"Who Are User Entrepreneurs?" is the first study to quantify the prevalence and characteristics of user entrepreneurs – those who have created innovative products or services for their own use, then subsequently founded firms to commercialize them – and identify how the firms they start compare to other U.S. startups in terms of revenue growth, job creation, R&D investment and intellectual property.
Three particularly interesting patterns emerge:
The authors compared three types of user entrepreneurs – end-user entrepreneurs (those who developed products or services for personal use); professional-user entrepreneurs (those who developed products or services for business use); and hybrid professional-/end-user entrepreneurs – with other "innovative" U.S. startups that had performed R&D during their first year of operations, and with U.S. startups in general. The findings draw on data from the Kauffman Firm Survey longitudinal study tracking nearly 5,000 firms founded in 2004.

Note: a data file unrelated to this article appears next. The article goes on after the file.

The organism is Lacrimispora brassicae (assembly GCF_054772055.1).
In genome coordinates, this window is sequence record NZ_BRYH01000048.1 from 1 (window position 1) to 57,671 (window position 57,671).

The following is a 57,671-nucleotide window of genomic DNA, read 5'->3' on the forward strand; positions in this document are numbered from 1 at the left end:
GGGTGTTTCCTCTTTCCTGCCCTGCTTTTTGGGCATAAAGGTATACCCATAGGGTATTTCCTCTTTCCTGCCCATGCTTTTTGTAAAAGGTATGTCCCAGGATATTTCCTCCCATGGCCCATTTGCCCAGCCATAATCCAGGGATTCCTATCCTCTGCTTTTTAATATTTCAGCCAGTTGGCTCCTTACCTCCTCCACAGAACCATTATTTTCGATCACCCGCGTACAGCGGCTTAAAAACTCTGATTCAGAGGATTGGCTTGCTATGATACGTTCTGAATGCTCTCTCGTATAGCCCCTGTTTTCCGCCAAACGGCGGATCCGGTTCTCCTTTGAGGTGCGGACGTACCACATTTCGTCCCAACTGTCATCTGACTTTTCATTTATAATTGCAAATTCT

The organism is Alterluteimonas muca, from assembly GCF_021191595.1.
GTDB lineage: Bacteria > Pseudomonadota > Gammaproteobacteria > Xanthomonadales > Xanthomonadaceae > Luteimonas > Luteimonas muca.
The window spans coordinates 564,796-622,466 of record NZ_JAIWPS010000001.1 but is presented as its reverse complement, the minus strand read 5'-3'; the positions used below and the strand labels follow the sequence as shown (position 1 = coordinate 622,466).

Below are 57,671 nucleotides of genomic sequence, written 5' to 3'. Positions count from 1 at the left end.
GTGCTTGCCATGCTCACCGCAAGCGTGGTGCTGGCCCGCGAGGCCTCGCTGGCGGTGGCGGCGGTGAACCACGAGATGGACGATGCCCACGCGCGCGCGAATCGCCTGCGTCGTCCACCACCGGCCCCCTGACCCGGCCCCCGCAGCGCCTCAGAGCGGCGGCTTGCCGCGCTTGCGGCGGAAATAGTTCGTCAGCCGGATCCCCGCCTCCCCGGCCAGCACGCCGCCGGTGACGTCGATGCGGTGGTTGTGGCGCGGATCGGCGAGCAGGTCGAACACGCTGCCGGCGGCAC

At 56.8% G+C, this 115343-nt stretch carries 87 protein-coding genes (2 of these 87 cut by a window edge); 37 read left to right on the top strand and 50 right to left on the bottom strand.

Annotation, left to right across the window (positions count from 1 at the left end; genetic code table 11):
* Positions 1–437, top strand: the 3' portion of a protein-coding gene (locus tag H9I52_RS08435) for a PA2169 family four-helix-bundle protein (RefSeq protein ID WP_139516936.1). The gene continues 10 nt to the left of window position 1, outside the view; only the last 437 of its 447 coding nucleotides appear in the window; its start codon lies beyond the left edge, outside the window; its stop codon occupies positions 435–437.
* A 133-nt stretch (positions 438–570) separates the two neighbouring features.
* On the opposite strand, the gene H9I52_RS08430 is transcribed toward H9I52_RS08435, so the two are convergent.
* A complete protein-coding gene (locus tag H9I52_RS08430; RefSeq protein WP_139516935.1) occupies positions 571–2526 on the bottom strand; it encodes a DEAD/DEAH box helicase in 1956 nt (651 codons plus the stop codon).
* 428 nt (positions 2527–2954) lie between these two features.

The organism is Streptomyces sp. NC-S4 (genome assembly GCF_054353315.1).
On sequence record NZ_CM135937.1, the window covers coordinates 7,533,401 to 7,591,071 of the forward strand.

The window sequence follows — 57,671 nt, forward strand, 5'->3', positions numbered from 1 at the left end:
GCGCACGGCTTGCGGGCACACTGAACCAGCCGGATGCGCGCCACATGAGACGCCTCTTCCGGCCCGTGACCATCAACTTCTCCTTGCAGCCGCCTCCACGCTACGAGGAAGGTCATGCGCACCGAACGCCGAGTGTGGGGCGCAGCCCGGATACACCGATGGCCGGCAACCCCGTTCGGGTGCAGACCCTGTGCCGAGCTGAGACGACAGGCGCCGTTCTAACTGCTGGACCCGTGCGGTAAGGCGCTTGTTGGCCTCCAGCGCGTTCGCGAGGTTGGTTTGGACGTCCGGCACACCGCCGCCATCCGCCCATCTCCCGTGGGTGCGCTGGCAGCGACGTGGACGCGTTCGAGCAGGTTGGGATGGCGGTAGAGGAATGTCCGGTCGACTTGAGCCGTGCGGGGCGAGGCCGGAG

Several previous industry-level studies suggested that user entrepreneurs were the first to introduce many key innovative products and services into the commercial marketplace in industries as diverse as medical devices, juvenile products and sporting goods. User entrepreneurs have founded many well-known and successful companies, including Yahoo!, Black Diamond and Medtronic. Firms founded by the three user entrepreneur types also differed from U.S. startups overall, and from one another, in terms of market sectors, revenue, financing methods and intellectual property ownership.
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This report is from the Kauffman Firm Survey Series of research.